A:  He is a good rusher.  To have he and Strahan and Osi line up next to each other at some point will be a pretty daunting task for an offensive team.  And he is just as much – in our defense, because we run – I think I explained to some of you guys – a closed side reduction and an open side reduction – it may be a little bit too technical; but the fact of the matter is that he will be weak just as much as he will be strong. 
 
Q:  Could you talk about Jonas Seawright and how you have seen him progress over the last few days?
A:  Jonas is big; he is a big kid.  He is young, enthusiastic and energetic in learning the program.  His endurance has gotten better.  He is stronger than he was when he first got here.  He understands the defense better.  He has really done a good job pushing forward. He is trying to learn how to play – snap-by-snap, game-by-game, and to stay focused on the next play.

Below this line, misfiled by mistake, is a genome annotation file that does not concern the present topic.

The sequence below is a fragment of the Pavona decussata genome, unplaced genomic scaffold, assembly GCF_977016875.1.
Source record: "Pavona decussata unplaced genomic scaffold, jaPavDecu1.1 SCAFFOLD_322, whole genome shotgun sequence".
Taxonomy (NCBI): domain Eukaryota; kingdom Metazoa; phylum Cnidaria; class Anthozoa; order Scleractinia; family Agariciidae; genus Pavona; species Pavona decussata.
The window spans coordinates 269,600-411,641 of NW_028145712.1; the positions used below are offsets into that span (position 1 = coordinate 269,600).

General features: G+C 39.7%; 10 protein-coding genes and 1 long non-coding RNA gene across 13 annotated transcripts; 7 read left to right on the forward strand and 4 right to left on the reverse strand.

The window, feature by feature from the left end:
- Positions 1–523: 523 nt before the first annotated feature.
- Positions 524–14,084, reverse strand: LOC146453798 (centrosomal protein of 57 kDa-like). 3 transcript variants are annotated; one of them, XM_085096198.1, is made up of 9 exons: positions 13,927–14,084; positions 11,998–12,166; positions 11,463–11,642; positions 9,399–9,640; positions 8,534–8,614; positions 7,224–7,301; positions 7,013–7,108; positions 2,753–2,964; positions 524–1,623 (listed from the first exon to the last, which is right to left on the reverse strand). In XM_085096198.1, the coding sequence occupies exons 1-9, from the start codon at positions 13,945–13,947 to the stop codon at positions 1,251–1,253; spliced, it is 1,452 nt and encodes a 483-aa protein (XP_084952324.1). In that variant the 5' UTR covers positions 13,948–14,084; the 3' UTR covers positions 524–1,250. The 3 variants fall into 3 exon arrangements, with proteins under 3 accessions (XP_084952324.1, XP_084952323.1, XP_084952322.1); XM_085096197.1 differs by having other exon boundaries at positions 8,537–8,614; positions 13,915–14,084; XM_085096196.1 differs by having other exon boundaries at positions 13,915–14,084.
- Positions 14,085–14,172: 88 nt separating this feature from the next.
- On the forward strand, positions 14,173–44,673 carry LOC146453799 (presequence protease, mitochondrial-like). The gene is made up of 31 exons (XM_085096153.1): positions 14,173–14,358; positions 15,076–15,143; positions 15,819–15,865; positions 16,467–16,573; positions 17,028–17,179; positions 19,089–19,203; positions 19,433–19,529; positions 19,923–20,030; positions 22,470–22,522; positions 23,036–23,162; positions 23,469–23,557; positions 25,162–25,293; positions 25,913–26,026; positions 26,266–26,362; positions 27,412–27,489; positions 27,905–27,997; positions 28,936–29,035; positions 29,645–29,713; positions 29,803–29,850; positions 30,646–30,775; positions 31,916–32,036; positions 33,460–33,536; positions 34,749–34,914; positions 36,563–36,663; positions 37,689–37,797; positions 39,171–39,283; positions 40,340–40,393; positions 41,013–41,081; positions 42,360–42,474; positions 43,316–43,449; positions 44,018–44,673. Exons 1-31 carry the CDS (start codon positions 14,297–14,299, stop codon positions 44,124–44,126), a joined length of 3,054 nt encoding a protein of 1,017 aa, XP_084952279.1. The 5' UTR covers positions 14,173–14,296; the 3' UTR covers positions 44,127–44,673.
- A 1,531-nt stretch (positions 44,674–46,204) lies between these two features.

Q:  What about his weight?  Is he where you would like him to be right now?
A:  I’m not the weight coach.  I could care less.  I just want him to play football.
 
Q:  Do you know yet what you have at that tackle spot?  It is a lot of guys with kind of unprovedn potential, maybe.
A:  Yeah.  That is everybody on the team, yeah.  Fred, William, Jonas, Duckett – that is kind of what we had last year, too.  It’s the same thing.
 
Q:  Were you surprised in the first round of the draft when you traded down and you drafted a pass rushing defensive end?
A:  Surprised.  No.  We had all evaluated him and we had all – I may have given him the highest grade that we had.  He is really a talented player.  We’re excited about having him.
 
Q:  They said they wouldn’t have drafted him if they didn’t think they could find a place to put him at some point.  Do you see him getting on the field with the whole new crew here?
A:  Oh yeah.  I doubt he will be inactive in a game.  Were you at practice today?
 
Q:  Yes, I was.
A:  Did you see him out there?  He’s doing a good job.  He’s smart and fast; a good pass rusher.
 
Q:  Do you believe you can never have enough pass rushers?